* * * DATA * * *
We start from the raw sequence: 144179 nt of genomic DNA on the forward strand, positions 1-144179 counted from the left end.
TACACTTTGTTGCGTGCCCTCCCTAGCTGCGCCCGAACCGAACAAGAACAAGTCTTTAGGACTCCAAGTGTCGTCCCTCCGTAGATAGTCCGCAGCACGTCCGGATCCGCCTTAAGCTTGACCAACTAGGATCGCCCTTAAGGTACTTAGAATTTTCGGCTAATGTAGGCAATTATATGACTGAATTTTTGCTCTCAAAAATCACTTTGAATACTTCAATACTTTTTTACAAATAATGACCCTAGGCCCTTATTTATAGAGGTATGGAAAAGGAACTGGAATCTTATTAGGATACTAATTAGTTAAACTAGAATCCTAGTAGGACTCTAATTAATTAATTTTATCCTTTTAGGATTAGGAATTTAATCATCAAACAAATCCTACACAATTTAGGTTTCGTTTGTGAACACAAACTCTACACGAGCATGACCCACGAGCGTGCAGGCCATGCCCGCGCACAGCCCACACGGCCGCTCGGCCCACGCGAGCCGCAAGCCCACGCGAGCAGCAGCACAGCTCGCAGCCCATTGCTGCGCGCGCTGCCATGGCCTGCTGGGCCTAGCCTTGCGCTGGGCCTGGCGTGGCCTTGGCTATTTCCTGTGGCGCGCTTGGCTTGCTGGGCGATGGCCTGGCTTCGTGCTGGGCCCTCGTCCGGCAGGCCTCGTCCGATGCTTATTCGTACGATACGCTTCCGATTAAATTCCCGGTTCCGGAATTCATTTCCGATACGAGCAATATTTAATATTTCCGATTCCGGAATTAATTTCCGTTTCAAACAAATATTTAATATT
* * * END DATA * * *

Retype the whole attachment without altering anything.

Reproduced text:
We start from the raw sequence: 144179 nt of genomic DNA on the forward strand, positions 1-144179 counted from the left end.
TACACTTTGTTGCGTGCCCTCCCTAGCTGCGCCCGAACCGAACAAGAACAAGTCTTTAGGACTCCAAGTGTCGTCCCTCCGTAGATAGTCCGCAGCACGTCCGGATCCGCCTTAAGCTTGACCAACTAGGATCGCCCTTAAGGTACTTAGAATTTTCGGCTAATGTAGGCAATTATATGACTGAATTTTTGCTCTCAAAAATCACTTTGAATACTTCAATACTTTTTTACAAATAATGACCCTAGGCCCTTATTTATAGAGGTATGGAAAAGGAACTGGAATCTTATTAGGATACTAATTAGTTAAACTAGAATCCTAGTAGGACTCTAATTAATTAATTTTATCCTTTTAGGATTAGGAATTTAATCATCAAACAAATCCTACACAATTTAGGTTTCGTTTGTGAACACAAACTCTACACGAGCATGACCCACGAGCGTGCAGGCCATGCCCGCGCACAGCCCACACGGCCGCTCGGCCCACGCGAGCCGCAAGCCCACGCGAGCAGCAGCACAGCTCGCAGCCCATTGCTGCGCGCGCTGCCATGGCCTGCTGGGCCTAGCCTTGCGCTGGGCCTGGCGTGGCCTTGGCTATTTCCTGTGGCGCGCTTGGCTTGCTGGGCGATGGCCTGGCTTCGTGCTGGGCCCTCGTCCGGCAGGCCTCGTCCGATGCTTATTCGTACGATACGCTTCCGATTAAATTCCCGGTTCCGGAATTCATTTCCGATACGAGCAATATTTAATATTTCCGATTCCGGAATTAATTTCCGTTTCAAACAAATATTTAATATT